Friday, Oct. 10, 2008

1. Cheap and Chic Eats

This is a city of the super rich and the super poor. You are unlikely to see a place where the divide between the "have nots" and the "have yachts" is so apparent. The local-born Emiratis, who make up about 12% of the population, are typically extremely wealthy, but the town was built on the backs of a huge working-class population predominantly from the Indian subcontinent and from less prosperous areas of the Gulf. Sitting between the two groups is a burgeoning band of expats, mostly from the West, who are profiting to varying degrees from the city's modern day Gold Rush.

The best way to experience these distinct social strata is through your stomach. At the top end is five-star cuisine of the highest order. British chefs Gary Rhodes and Gordon Ramsay have culinary outposts in the Grosvenor House Hotel and the Hilton Dubai Creek, respectively, both offering Michelin star–courting cuisine. They are joined at the top of the tree by the excellent Chinese restaurant Noble House in the Raffles Hotel. In any one of these gilt-edged places you'll sample sensational fare in a high-end setting surrounded by Emiratis and those who have benefited most from Dubai's economic boom, all paying about AED 500 ($140) per person for the privilege.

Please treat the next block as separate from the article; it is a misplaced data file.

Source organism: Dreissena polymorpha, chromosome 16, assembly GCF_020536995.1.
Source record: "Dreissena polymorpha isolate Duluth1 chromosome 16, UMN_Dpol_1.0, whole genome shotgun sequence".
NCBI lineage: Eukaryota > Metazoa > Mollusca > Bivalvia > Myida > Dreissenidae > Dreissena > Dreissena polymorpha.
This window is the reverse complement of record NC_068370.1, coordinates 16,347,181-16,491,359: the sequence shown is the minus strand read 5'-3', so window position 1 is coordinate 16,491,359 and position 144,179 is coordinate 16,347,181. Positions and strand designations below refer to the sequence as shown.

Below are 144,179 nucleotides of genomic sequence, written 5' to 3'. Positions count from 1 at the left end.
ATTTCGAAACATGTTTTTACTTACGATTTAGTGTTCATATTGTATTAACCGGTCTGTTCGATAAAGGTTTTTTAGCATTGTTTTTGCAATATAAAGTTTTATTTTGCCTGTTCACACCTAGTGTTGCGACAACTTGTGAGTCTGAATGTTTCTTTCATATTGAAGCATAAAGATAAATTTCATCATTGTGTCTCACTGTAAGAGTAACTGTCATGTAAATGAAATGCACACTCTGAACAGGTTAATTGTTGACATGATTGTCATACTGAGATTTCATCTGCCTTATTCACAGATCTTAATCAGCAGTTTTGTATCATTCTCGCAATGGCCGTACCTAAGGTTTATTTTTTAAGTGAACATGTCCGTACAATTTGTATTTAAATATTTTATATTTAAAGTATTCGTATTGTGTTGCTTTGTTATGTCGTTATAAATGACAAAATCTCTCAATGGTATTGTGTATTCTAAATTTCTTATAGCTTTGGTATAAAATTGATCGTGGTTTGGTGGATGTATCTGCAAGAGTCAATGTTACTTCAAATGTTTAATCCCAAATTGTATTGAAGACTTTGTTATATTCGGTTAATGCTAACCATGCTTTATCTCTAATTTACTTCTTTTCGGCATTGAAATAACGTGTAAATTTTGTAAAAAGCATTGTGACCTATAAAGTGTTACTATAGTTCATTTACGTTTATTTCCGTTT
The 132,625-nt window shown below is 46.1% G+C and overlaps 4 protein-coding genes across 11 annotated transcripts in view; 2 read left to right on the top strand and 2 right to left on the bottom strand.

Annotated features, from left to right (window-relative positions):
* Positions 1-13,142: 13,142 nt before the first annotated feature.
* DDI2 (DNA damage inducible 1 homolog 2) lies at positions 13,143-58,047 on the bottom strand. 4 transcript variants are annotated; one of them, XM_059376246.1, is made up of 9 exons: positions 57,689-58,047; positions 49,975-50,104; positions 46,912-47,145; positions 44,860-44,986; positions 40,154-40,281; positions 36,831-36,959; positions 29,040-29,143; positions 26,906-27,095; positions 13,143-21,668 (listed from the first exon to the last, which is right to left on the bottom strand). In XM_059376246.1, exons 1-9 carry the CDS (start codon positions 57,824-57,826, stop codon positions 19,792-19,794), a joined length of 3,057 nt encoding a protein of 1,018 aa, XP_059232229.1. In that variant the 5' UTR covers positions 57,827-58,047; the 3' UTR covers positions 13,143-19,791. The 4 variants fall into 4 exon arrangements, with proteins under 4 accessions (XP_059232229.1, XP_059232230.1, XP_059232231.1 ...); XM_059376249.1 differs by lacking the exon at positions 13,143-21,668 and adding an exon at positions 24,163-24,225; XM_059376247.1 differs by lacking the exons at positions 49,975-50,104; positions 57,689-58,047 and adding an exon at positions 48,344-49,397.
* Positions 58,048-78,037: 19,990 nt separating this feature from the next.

On the other end of the social spectrum lies Al Dhiyafah Road, Dubai's cheap-eats street. Here restaurants catering to the city's less affluent residents spill out onto the sidewalk so you can people-watch while feasting on food from Lebanon, Iran and the Indian subcontinent. On the northern end of the street lies Sidra, with zesty salads and a gut-busting mixed grill that gives you a taste of the Levant. On the other end of Al Dhiyafah Road, Pars Iranian Kitchen dishes out succulent lamb and fresh seafood straight from its outdoor grill. Opposite Pars (although you'll have to navigate six lanes of highway traffic to get there) is Pakistani spice-peddler Ravi Restaurant, one of the city's best regarded, if least presentable, curry houses.

Due to licensing laws, restaurants outside hotels can't serve alcohol, but if you're paying less than $25 for a meal for two it's hard to quibble.